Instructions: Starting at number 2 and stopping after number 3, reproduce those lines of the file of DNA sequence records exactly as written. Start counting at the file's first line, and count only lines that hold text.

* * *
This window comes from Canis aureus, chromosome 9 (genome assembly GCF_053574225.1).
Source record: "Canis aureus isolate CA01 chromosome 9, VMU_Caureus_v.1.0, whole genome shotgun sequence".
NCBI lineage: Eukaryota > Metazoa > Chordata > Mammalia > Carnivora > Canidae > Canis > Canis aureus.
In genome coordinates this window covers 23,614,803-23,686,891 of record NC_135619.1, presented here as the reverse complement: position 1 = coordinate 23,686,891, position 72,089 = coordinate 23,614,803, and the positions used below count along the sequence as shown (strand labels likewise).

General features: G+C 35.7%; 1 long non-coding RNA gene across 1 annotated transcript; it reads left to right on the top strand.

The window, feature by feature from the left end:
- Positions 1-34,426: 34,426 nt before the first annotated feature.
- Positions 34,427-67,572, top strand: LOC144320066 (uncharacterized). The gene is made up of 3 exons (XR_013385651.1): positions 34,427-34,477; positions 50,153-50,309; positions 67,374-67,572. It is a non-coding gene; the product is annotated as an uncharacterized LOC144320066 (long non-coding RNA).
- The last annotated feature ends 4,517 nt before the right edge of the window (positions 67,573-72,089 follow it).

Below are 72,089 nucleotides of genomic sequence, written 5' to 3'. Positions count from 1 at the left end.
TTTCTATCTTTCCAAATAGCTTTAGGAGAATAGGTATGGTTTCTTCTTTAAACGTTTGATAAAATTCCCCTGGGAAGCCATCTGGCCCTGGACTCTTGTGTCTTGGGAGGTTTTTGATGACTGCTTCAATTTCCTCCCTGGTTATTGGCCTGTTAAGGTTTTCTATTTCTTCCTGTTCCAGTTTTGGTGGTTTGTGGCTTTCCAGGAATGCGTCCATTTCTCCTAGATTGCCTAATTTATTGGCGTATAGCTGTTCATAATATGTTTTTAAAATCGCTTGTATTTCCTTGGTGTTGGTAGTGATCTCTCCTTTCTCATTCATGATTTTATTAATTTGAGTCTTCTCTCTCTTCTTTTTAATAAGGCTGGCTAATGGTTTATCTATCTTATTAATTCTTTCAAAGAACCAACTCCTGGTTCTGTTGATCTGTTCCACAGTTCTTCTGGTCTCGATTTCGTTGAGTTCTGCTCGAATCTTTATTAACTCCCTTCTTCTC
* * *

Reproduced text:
Source record: "Canis aureus isolate CA01 chromosome 9, VMU_Caureus_v.1.0, whole genome shotgun sequence".
NCBI lineage: Eukaryota > Metazoa > Chordata > Mammalia > Carnivora > Canidae > Canis > Canis aureus.